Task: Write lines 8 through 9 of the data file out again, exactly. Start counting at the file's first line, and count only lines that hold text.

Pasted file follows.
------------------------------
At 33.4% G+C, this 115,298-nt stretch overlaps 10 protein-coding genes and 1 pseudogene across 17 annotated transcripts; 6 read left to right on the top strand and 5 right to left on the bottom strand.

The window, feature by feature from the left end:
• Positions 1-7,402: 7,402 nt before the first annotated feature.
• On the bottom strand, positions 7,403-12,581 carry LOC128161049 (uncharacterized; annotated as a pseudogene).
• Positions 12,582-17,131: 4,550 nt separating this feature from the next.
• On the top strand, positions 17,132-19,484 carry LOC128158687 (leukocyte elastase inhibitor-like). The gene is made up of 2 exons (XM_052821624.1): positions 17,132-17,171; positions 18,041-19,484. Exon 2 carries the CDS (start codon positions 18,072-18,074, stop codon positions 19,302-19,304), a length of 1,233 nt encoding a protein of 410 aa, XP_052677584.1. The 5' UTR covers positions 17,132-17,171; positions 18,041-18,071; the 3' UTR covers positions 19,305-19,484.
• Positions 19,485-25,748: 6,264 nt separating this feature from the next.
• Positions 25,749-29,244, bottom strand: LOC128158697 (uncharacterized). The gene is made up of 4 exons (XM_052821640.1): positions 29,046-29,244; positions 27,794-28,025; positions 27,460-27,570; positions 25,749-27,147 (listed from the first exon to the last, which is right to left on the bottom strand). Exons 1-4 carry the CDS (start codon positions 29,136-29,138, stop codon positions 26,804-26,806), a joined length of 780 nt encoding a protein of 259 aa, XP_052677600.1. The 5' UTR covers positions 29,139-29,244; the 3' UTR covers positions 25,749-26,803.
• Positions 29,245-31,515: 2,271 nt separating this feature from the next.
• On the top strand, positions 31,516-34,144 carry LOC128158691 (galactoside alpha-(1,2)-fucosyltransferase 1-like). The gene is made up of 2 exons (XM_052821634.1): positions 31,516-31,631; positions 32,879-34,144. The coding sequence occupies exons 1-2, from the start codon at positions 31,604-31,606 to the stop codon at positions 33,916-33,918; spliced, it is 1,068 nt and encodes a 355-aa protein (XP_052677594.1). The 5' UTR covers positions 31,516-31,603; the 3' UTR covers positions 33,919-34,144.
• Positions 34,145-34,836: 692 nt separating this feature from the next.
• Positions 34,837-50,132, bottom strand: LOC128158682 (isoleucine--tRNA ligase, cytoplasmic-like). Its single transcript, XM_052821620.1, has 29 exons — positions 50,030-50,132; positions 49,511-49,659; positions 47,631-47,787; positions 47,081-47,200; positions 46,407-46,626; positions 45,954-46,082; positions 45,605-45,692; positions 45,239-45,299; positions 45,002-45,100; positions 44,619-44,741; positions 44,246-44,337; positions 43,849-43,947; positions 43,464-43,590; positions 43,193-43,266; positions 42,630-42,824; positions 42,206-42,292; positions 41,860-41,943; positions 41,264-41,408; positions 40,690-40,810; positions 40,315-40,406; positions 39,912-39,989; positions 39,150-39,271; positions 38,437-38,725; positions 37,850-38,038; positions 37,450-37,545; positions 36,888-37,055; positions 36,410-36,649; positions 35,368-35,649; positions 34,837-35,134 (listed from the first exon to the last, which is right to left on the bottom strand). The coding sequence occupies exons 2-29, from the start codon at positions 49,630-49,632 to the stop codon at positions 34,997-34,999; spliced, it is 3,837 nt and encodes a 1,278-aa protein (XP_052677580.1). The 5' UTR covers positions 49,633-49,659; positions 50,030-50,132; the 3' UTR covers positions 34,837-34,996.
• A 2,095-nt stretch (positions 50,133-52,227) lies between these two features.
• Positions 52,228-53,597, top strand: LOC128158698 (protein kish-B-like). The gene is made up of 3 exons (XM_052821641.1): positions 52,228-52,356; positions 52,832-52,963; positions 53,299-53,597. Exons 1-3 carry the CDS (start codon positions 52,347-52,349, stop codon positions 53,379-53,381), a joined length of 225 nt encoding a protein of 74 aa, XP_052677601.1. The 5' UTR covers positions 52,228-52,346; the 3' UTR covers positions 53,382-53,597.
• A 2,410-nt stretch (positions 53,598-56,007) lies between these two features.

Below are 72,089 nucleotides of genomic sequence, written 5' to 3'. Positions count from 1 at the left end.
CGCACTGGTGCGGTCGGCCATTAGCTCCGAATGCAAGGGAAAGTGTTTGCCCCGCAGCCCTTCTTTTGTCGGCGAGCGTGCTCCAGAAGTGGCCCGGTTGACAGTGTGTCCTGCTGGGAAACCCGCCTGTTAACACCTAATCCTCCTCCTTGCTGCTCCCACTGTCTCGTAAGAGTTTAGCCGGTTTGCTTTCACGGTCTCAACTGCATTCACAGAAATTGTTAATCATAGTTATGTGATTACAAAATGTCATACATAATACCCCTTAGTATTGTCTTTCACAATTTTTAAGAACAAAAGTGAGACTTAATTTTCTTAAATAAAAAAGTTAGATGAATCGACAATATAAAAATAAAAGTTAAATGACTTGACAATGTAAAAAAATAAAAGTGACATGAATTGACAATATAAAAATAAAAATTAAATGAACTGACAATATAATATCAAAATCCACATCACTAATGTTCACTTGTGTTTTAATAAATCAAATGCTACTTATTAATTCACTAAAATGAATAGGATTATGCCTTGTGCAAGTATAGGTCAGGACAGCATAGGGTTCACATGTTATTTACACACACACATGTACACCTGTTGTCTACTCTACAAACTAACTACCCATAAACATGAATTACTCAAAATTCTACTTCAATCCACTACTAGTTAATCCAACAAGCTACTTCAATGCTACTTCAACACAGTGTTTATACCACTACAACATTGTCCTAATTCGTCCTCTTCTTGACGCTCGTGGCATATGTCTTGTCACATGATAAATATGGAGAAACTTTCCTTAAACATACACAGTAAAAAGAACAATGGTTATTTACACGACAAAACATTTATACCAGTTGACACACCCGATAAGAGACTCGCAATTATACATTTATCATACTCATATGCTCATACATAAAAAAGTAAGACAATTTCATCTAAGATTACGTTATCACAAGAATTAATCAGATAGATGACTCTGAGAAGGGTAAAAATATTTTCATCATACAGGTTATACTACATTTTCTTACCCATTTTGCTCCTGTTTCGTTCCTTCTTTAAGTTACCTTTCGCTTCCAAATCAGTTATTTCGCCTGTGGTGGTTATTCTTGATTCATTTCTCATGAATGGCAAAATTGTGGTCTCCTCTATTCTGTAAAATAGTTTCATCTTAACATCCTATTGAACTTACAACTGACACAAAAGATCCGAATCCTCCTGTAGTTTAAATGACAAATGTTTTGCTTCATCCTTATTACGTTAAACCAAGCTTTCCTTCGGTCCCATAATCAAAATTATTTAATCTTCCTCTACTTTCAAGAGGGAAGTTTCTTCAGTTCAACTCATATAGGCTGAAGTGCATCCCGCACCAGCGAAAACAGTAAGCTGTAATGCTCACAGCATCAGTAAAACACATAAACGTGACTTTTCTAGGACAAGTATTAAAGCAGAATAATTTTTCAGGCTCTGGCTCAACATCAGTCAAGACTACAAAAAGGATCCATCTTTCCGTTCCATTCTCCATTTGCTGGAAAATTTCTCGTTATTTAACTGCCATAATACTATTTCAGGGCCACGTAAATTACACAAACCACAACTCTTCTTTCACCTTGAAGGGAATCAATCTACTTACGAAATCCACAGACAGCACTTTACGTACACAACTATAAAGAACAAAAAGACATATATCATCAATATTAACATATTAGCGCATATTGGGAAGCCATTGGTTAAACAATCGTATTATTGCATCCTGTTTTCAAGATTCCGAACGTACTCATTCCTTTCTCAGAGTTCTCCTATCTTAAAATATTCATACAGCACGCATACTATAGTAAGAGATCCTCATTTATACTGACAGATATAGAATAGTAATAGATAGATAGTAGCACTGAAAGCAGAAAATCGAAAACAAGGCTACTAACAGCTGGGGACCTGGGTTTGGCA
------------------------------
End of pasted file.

• Positions 25,749-29,244, bottom strand: LOC128158697 (uncharacterized). The gene is made up of 4 exons (XM_052821640.1): positions 29,046-29,244; positions 27,794-28,025; positions 27,460-27,570; positions 25,749-27,147 (listed from the first exon to the last, which is right to left on the bottom strand). Exons 1-4 carry the CDS (start codon positions 29,136-29,138, stop codon positions 26,804-26,806), a joined length of 780 nt encoding a protein of 259 aa, XP_052677600.1. The 5' UTR covers positions 29,139-29,244; the 3' UTR covers positions 25,749-26,803.
• Positions 29,245-31,515: 2,271 nt separating this feature from the next.